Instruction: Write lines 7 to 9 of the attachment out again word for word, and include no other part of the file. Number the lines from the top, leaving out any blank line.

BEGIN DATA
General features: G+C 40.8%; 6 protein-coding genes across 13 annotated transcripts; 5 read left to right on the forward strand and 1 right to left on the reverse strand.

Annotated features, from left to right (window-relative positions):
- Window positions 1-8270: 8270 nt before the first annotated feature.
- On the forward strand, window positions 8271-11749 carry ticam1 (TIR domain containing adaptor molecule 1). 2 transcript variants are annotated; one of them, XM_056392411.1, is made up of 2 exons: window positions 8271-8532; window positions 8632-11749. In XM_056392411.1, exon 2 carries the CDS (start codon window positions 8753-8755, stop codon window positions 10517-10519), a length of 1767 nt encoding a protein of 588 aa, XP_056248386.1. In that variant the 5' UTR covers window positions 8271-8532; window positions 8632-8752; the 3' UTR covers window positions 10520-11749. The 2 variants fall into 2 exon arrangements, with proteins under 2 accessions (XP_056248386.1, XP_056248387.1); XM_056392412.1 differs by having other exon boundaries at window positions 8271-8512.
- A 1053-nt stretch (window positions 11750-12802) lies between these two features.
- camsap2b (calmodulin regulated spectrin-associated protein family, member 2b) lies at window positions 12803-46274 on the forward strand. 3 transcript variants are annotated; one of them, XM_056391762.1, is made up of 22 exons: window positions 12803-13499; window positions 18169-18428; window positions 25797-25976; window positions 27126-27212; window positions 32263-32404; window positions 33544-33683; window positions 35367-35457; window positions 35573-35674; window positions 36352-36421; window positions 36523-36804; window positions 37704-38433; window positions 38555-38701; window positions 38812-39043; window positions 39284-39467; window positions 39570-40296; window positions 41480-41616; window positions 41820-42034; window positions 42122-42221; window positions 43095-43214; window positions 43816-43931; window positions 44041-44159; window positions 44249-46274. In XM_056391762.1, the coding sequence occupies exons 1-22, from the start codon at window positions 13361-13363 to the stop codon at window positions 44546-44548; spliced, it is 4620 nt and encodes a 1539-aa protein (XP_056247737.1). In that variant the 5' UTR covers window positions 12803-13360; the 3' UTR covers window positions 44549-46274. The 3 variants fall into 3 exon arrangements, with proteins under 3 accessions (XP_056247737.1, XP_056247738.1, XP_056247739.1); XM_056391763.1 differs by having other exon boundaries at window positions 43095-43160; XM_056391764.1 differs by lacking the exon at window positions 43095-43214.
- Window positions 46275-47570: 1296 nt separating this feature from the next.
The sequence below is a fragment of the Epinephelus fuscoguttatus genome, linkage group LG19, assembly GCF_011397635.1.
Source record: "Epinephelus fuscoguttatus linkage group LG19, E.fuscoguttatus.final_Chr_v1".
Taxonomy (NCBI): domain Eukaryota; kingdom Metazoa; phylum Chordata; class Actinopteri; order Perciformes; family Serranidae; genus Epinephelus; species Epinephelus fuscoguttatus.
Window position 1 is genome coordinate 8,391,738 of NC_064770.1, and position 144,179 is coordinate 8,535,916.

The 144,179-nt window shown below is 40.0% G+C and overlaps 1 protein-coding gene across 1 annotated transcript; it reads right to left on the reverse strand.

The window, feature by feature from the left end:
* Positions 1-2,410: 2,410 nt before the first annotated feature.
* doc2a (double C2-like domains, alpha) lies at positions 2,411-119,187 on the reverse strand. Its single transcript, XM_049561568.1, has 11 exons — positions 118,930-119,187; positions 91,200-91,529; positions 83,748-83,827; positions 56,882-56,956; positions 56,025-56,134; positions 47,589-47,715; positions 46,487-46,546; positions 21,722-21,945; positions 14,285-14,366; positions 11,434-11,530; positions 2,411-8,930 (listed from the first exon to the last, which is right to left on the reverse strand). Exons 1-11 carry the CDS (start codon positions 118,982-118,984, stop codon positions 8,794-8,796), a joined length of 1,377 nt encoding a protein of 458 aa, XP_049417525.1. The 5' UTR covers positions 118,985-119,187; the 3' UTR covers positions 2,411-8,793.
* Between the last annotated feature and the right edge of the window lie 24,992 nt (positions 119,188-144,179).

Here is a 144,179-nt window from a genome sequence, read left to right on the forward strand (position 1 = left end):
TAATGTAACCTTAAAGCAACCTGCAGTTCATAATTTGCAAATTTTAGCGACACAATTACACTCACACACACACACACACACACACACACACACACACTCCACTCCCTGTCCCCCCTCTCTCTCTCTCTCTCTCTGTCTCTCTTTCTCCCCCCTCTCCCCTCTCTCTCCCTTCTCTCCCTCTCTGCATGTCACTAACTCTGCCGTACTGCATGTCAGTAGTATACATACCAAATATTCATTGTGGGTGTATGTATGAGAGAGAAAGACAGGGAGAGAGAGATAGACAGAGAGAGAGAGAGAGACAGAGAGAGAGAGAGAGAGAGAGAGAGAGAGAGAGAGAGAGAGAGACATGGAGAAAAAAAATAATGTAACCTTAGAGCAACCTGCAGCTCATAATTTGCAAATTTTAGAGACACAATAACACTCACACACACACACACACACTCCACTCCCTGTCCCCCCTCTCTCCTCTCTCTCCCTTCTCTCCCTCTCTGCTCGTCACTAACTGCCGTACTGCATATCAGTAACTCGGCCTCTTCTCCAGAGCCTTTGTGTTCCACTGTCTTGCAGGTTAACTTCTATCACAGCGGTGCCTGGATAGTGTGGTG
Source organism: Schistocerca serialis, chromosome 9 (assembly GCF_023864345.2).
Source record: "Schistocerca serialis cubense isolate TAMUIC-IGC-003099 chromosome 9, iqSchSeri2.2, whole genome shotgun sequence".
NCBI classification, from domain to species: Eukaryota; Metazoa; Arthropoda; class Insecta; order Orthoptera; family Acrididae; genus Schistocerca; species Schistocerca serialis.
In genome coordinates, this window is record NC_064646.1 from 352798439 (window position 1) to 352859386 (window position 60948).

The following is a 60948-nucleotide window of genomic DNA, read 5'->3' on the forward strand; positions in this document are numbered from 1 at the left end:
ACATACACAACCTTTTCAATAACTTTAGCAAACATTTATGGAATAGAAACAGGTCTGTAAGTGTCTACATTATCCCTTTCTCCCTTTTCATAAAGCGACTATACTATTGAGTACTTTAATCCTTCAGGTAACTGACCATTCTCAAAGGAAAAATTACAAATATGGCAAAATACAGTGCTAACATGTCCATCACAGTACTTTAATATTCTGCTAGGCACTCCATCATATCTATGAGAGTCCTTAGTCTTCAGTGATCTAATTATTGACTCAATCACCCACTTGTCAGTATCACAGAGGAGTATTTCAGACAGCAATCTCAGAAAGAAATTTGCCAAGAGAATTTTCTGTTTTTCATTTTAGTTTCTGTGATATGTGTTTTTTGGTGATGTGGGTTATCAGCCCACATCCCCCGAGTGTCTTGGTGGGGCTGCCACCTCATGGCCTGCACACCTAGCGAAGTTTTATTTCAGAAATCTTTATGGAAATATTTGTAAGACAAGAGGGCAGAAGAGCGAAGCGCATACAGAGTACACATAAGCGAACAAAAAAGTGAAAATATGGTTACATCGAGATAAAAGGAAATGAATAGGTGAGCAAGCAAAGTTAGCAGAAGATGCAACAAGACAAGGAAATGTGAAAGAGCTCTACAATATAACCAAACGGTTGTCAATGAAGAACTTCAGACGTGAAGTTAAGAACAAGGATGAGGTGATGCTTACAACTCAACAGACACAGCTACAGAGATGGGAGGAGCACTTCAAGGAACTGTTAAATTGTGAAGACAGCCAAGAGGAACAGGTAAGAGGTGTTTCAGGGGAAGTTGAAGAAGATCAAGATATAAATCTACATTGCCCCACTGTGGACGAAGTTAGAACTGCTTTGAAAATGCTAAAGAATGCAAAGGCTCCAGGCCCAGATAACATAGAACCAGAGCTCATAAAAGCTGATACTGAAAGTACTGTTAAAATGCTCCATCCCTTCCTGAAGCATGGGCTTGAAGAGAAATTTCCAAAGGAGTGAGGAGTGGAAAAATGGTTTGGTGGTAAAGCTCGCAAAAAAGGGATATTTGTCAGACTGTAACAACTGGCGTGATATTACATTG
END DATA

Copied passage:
- Window positions 46275-47570: 1296 nt separating this feature from the next.
The sequence below is a fragment of the Epinephelus fuscoguttatus genome, linkage group LG19, assembly GCF_011397635.1.
Source record: "Epinephelus fuscoguttatus linkage group LG19, E.fuscoguttatus.final_Chr_v1".